CONTENTS:-Vol.1: 1. Theoretical framework of social stratification. 2. Islam and Peace. 3. Traditional social structure of Islam. 4. Peace, development and life. 5. Secularisation and religion. 6. Interpreting interpretations of Islam. 7. Orientalism, or the politics of the text. 8. Islam and non-violence. 9. Islam in the media. 10. Ideological dimensions of Islam. 11. Islam and the Sea: the causes of a failure. 12. Organised charity in the Arab-Islamic world. 13. Science, peace and development. 14. World peace and human dignity. Vol.2: 15. Justice and world order. 16. Bridging two worlds. 17. A new world order or a return to the Status Quo? 18. The new world order or disorder?-an option before the world. 19. Diplomacy for peace: the new challenges. 20. The religions and the secular. 21. Religion and life. 22. Secularism: problems and prospects. 23. Role of religion and society. 24. Religion and conflict. 25. America under attack and new world order. 26. Islam and women. 27. Family planning. 28. Epilogue.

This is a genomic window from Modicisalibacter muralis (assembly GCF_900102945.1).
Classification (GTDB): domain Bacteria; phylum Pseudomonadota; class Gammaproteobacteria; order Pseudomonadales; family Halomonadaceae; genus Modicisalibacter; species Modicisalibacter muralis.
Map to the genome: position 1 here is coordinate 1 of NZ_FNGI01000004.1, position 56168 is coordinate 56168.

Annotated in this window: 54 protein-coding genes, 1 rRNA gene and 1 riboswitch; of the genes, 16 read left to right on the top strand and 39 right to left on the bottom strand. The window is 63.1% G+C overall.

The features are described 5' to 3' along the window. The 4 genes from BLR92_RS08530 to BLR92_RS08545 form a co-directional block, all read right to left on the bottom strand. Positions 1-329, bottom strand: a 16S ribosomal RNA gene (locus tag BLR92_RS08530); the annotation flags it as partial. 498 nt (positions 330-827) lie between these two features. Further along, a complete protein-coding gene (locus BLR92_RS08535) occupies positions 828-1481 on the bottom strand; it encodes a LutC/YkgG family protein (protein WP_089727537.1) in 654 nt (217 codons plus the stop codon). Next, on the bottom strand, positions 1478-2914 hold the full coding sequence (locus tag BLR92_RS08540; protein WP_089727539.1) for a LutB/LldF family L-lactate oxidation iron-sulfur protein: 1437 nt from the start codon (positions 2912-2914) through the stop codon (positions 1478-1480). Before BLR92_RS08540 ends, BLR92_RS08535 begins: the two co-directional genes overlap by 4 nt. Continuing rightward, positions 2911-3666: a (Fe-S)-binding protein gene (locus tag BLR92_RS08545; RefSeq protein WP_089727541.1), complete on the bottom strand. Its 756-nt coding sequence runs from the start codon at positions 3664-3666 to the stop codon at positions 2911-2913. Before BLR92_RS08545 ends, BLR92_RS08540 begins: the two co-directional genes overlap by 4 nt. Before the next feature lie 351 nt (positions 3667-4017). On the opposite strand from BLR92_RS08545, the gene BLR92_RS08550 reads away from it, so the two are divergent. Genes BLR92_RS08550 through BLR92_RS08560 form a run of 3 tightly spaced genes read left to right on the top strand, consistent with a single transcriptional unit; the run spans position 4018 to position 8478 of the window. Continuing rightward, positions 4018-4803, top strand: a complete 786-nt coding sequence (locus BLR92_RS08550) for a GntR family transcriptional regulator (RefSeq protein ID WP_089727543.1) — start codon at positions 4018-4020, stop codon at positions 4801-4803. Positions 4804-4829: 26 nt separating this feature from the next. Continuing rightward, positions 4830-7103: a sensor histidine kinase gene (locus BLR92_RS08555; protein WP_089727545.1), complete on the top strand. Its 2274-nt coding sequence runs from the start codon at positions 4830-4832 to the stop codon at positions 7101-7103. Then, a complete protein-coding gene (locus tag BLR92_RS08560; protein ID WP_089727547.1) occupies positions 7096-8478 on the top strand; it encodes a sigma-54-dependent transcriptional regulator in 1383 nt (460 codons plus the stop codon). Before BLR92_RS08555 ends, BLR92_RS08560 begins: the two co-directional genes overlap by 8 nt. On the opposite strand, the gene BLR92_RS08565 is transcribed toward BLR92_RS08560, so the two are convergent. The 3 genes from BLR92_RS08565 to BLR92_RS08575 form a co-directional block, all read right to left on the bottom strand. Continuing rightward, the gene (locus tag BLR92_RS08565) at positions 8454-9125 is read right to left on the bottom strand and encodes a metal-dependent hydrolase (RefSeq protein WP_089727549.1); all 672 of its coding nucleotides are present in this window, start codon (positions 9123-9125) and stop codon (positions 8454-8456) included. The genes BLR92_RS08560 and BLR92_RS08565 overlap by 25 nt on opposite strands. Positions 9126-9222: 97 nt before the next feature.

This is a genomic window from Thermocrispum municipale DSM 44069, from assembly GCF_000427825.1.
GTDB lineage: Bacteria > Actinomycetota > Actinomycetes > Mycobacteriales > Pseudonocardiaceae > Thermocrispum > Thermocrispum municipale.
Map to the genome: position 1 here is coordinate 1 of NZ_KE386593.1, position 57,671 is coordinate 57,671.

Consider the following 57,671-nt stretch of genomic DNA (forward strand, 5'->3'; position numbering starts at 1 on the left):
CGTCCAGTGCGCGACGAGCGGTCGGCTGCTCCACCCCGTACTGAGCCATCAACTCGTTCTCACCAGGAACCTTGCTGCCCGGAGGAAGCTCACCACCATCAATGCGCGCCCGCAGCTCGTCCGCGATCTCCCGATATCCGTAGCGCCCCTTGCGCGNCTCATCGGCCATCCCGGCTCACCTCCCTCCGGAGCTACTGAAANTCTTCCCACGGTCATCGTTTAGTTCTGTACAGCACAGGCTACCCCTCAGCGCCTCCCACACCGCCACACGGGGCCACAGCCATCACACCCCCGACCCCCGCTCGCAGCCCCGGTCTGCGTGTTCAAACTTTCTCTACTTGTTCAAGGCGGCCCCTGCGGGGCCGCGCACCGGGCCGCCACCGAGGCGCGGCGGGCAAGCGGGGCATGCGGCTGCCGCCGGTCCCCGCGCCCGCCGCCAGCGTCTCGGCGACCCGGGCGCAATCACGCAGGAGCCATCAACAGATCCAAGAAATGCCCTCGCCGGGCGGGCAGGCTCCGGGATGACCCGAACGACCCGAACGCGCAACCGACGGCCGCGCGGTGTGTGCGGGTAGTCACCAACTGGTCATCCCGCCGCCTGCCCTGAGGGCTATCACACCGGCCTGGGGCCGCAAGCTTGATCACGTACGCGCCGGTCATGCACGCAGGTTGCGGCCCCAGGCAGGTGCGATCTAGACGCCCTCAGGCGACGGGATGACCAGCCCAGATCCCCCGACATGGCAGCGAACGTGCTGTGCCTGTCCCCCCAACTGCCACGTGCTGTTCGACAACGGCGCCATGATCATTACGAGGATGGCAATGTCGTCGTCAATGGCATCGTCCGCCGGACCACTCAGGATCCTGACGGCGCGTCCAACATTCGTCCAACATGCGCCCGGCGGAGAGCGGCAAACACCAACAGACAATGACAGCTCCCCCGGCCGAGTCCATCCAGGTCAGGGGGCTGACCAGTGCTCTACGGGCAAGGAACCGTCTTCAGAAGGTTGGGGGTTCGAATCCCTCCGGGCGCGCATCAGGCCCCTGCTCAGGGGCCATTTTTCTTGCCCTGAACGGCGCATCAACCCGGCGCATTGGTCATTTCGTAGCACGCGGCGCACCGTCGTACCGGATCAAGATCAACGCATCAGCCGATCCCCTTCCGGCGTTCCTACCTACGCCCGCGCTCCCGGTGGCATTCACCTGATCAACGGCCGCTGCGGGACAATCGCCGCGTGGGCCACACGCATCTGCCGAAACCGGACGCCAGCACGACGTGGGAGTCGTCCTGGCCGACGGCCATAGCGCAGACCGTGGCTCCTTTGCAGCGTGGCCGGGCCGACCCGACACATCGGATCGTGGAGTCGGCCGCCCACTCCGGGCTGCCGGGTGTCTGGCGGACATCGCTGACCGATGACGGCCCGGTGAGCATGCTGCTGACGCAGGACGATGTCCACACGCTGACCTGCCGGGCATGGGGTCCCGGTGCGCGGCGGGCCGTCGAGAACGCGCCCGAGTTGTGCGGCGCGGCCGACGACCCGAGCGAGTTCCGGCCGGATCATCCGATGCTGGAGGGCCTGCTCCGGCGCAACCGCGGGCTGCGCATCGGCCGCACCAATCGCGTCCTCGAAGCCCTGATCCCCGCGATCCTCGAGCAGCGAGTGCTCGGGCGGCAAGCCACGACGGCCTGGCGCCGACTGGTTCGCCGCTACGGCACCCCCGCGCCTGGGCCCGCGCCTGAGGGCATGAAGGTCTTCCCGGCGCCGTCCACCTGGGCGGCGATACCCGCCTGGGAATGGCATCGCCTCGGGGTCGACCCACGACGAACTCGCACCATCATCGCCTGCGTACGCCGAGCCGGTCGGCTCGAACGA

The Islamic view of society is theocratic in the sense that the goal of all Muslims is "God's rule on earth." This does not, however, imply clerical rule, although religious authorities have had considerable political influence in some Muslim societies. Islamic social philosophy is based on the belief that all spheres of life-spiritual, social, political and economic-form an indivisible unity that must be thoroughly imbued with Islamic values. This ideal informs such concepts as "Islamic law" and the "Islamic state" and accounts for Islam's strong emphasis on social life and social duties. Even the cardinal religious duties prescribed in the five pillars of Islam have clear social implications. Although the modernist ideas were based on plausible interpretations of the Koran, they were bitterly opposed by Islamic fundamentalists, especially after the 1930s. The reaction against modernism has been gathering momentum since that time for several reasons. The fundamentalists do not oppose modern education, science, and technology per se, but they accuse the modernists of being purveyors of Western morality. They believe that the emancipation of women, as conceived by the West, is responsible for the disintegration of the family and for permissive sexual morality. Some fundamentalists are suspicious of democracy because they do not trust the moral sense of the masses. Moreover, modernist leaders and officials in some Muslim countries have failed to improve significantly the condition of the mostly poor and rapidly increasing populations of those countries. Finally, and perhaps most important, the bitter resentment Muslims feel toward Western colonialism has made many of them regard everything Western as evil.